Metropolitan News-Enterprise


Wednesday, November 9, 2016


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Court of Appeal Rejects ‘Death Spiral’ Class Action Against Blue Shield




A San Francisco Superior Court judge did not abuse his discretion in ruling that a lawsuit charging Blue Shield of California with forcing policyholders into lower-benefit and higher-deductible health coverage could not proceed as a class action, the First District Court of Appeal ruled yesterday.

Div. One, in an unpublished opinion by Justice Robert Dondero, agreed with the trial judge that the plaintiffs’ allegations raise too many individual issues for the case to be litigated on a class-wide basis.

Plaintiffs Robert Martin and Deborah Goodwin charge that Blue Shield violated state statutes regulating the closure of health plans to new membership, creating a “death spiral” in which customers who remain in the closed plans get hit with higher rates until they can no longer afford coverage.

The closure statutes require insurers to notify state regulators of plan closures, and to either implement a pooling plan to afford limited rate protection to members of the closed plan, or let members transfer into “comparable” open plans without medical underwriting, so that those with preexisting conditions can find new plans.

‘Bare-Bones’ Policy

Martin, in a press release issued by his attorneys when the suit was filed, explained:

“Blue Shield closed my family’s policy and then threatened us with a 23% premium increase. We had no choice but to switch to the only bare-bones policy Blue Shield offered us. When Blue Shield canceled the original rate increase, the company refused to let us transfer back into our old, higher benefit policy. Then, Blue Shield raised the rate of our bare bones policy by 14.8%!”

The complaint focused on three rounds of plan closures, two in March 2010 and one in July 2012. Martin’s plan was included in the first round of closures, and he transferred into a new plan without medical underwriting.

Goodwin alleged that she was implicated in the second round of closures, which occurred on the date that the Patient Protection and Affordable Care Act took effect, causing Blue Shield to “grandfather” many of its policies. Goodwin was a member of a grandfathered plan until December 2013 when, allegedly in response to improper pooling, she canceled her coverage in favor of Medicare.

The plaintiffs sought declaratory and injunctive relief, as well as Unfair Competition Law equitable relief in the form of restitution and disgorgement of all monies allegedly illegally obtained from class members by Blue Shield.

Trial Court’s Decision

In denying the class certification motion, the trial judge found that Martin and Goodwin were inadequate class representatives, with respect to declaratory relief, because neither was a member of a closed plan subject to the allegedly improper pooling practices, and therefore neither had an ongoing dispute with Blue Shield.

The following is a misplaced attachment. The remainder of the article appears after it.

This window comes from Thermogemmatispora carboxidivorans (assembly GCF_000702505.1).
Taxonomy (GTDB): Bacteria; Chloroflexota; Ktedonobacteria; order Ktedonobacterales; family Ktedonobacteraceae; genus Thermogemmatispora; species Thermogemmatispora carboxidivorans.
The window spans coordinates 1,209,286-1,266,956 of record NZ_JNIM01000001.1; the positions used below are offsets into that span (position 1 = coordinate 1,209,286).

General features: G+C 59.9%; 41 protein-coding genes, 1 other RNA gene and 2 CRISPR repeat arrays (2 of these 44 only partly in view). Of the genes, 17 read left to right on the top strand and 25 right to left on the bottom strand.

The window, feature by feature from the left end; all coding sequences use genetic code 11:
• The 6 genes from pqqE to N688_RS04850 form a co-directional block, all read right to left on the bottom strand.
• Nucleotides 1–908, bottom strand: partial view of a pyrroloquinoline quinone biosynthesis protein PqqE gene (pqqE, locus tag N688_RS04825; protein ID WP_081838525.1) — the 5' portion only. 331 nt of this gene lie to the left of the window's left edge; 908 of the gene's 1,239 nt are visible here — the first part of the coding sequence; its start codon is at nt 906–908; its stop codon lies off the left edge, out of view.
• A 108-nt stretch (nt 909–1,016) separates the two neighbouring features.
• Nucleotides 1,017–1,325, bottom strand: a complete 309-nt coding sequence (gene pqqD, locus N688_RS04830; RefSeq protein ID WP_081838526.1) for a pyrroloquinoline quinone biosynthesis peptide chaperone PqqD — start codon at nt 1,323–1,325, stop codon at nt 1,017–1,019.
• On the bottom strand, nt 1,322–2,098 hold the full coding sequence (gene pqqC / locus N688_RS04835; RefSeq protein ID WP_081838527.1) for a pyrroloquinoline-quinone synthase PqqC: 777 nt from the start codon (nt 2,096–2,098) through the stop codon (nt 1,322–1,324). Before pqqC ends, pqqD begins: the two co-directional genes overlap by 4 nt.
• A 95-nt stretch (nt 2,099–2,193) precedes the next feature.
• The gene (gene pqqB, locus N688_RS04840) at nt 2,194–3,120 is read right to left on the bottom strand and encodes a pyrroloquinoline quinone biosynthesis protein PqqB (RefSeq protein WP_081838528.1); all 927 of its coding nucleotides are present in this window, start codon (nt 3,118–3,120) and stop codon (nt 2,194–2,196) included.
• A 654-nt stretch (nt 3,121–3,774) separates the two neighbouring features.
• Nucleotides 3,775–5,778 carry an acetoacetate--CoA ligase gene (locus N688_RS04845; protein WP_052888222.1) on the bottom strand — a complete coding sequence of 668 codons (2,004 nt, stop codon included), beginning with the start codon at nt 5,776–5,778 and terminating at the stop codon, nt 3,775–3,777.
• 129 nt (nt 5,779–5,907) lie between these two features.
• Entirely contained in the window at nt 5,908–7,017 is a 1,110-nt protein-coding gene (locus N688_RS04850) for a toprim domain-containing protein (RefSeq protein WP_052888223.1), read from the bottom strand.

With respect to injunctive relief, the judge concluded a class could not be certified because of inherent conflicts among class members, and because individual issues predominated regarding whether class members would want or be entitled to an injunction. “Members of a class defined as those whose experience drive their rates up absent re-pooling (and that’s what this purported class is) all have an interest in ensuring no other class member gets the same relief,” the judge wrote.

The judge also said the plaintiffs’ claims for restitution were not appropriate for class certification because individual issues predominated over common ones.

Blue Shield moved for judgment on the pleadings, arguing that the ACA rendered the action moot. The judge denied that motion, and the Court of Appeal yesterday left the issue unresolved while ruling that the case will not proceed as a class action.

Dondero, writing for the Court of Appeal, agreed with the trial judge on the class certification issues.

By statute, the justice noted, declaratory relief requires an “actual controversy relating to the legal rights and duties of the respective parties.” That doesn’t apply here, he said, because neither plaintiff has an ongoing dispute with Blue Shield with respect to any plan.

Dondero distinguished a case holding that plaintiffs could represent a class made up of investors in six different partnerships, including one in which none of them had invested. Martin and Goodwin, unlike those plaintiffs, “do not have any interest in the relief they purport to seek on behalf of the class,” the justice said.

With respect to injunctive relief, he said, the trial judge’s “logic was inescapable” in holding that a conflict of interest might exist because some class members might not want to return to their closed plans, and might want to exclude someone like Martin, whose experience might force rates up, from their new plans.

Dondero also agreed with the trial judge that trying restitution issues in a class action would create unmanageable issues, due to the large number of different plans at issue, the possibility that individuals may have transferred out of closed plans for reasons other than premium increases alleged to be a result of the allegedly illegal conduct, and the need to determine class members’ out-of-pocket costs on an individualized basis.

The case is Martin v. California Physicians’ Service, A145374.


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